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Illuminate objects

Focusing the attention on objects in the room

Light directs our view and focuses the attention on details. The direction of light, illuminance and the light distribution all determine the effect of an object in its surroundings.

Direction of light

Direction of light Direction of light Direction of light Direction of light Direction of light Direction of light Direction of light Direction of light Direction of light Direction of light Direction of light Direction of light Direction of light Direction of light Direction of light Direction of light Direction of light Direction of light Direction of light Direction of light

Direction of light

Directed light from the front produces a strong modelling ability. Light from above causes the object to cast strong shadows on itself. Light from behind creates a silhouette. The steeper the incident light, the more pronounced the shadow effect.

Direction of light Direction of light

The steeper the incident light, the more pronounced the shadow effect. Objects can be illuminated well when the direction of light is between 5° and 45° to the vertical. The optimal direction of light for illuminating objects is at 30°. This avoids strong reflected glare or undesirable shadows on people or objects.

Highlighting is used for modelling objects in:
- museums
- exhibitions
- sales rooms

Preferred luminaire groups
- spotlights
- floodlights

Combining light from different directions

Combining light from different directions Combining light from different directions Combining light from different directions Combining light from different directions Combining light from different directions

A single accent light produces a strong shadow on an object. Harsh contrasts between light and dark areas can be reduced by combining light from different directions. A strong accent light from one side creates a dominant viewing direction. Complementing the primary frontal light with back-lighting can reveal textures on the rear of the object. Diffuse light from above results in the object appearing less three-dimensional than if illuminated with directed accent light.
Accent light enhances the three-dimensionality of objects. The use of several spotlights reduces the light-dark contrasts on the object, which can make textures more apparent. Lighting of equal power from different sides reduces the three-dimensional effect. The differentiation of illuminance levels with key light, supplemented with a lower intensity fill light and a little back light produces a balanced effect. This lighting concept gives objects a three-dimensional appearance and ensures that areas in shadow can still be appreciated. Important areas are ideally emphasised with key light. Where objects are viewed from all sides, back light on the rear of the object allows the texture to be perceived effectively. Diffuse light - e.g. from a luminous ceiling - can also reduce the harsh contrasts between light and dark areas caused by an accent light and results in objects appearing softer. Lighting solely with undirected, diffuse light will give hardly any shadows and produce a poorly sculptured effect.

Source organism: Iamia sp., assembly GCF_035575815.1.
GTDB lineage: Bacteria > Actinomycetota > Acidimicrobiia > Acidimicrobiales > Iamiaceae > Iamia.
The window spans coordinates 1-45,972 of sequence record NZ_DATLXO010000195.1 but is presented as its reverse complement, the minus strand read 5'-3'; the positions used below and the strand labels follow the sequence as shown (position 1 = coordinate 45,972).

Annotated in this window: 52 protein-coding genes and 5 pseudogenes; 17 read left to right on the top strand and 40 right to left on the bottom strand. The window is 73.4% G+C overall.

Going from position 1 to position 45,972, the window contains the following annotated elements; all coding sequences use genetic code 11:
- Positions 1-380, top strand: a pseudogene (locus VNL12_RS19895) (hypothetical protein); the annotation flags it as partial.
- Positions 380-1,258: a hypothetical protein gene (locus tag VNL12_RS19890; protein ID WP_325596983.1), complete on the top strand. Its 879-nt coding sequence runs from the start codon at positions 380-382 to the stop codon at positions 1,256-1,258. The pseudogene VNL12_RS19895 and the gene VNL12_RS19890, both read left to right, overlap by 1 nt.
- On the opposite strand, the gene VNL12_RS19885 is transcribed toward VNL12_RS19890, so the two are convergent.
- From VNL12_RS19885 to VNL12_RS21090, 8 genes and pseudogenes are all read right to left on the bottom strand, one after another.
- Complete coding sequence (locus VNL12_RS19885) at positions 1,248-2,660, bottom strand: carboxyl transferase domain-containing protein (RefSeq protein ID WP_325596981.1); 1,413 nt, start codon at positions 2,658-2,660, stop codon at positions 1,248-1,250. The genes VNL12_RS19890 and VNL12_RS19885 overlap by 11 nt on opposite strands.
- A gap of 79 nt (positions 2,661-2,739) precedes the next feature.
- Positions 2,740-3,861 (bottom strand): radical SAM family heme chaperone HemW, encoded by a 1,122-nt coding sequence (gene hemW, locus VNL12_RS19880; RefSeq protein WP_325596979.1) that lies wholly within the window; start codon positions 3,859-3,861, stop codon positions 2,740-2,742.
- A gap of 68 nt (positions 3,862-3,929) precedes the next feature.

Combining light from different directions

Combining light from different directions

The key light is aimed at the object from the front, offset to one side. The fill light is also incident from the front but from the opposite side. The back light illuminates the object from behind. The optimum angle of inclination off the vertical for objects is at around 30°. In this way strong reflections, glare and undesirable shadows on people or other objects are avoided.

Accent lighting to model objects with a combination of lighting directions is used in:
- Museums
- Exhibitions
- Salesrooms

Preferred luminaire groups
- Spotlights
- Floodlights

Vary the light distribution

Vary the light distribution Vary the light distribution Vary the light distribution

Narrow-beam spotlights accentuate the object and make it stand out against the surroundings. The beam of light is stretched into an oval using a sculpture lens. Flood lenses spread out the narrow beam and create a soft brightness gradient.
The narrower the beam of light cast on the object, the stronger the effect. Sculpture lenses are particularly suitable for projecting light at objects over their entire height. With their wide light beam, flood lenses illuminate the surroundings stronger and represent the object in its spatial relationship.

Highlighting is used for modelling objects in:
- museums
- exhibitions
- sales rooms

Preferred luminaire groups
- spotlights with accessories

Accentuate objects

Accentuate objects Accentuate objects Accentuate objects Accentuate objects

Brightness contrast

 

The objects and the wall are given general lighting by wallwashers. Beams from individual spotlights add emphasis to the objects. A higher brightness contrast increases the level of accentuation.
When the brightness contrast of the ambient surroundings to the object is 1:2, a contrast can hardly be noticed. When the ratio is 1:5, a minimum brightness contrast is established between primary and secondary points of interest. A contrast of 1:10 brings out the difference very well. A brightness contrast of 1:100 detaches the object very strongly from its ambient surroundings but an unintentional dissection of the wall can arise.

Highlighting of objects on walls is a practice used in:
- museums
- exhibitions
- trade-fair stands
- sales rooms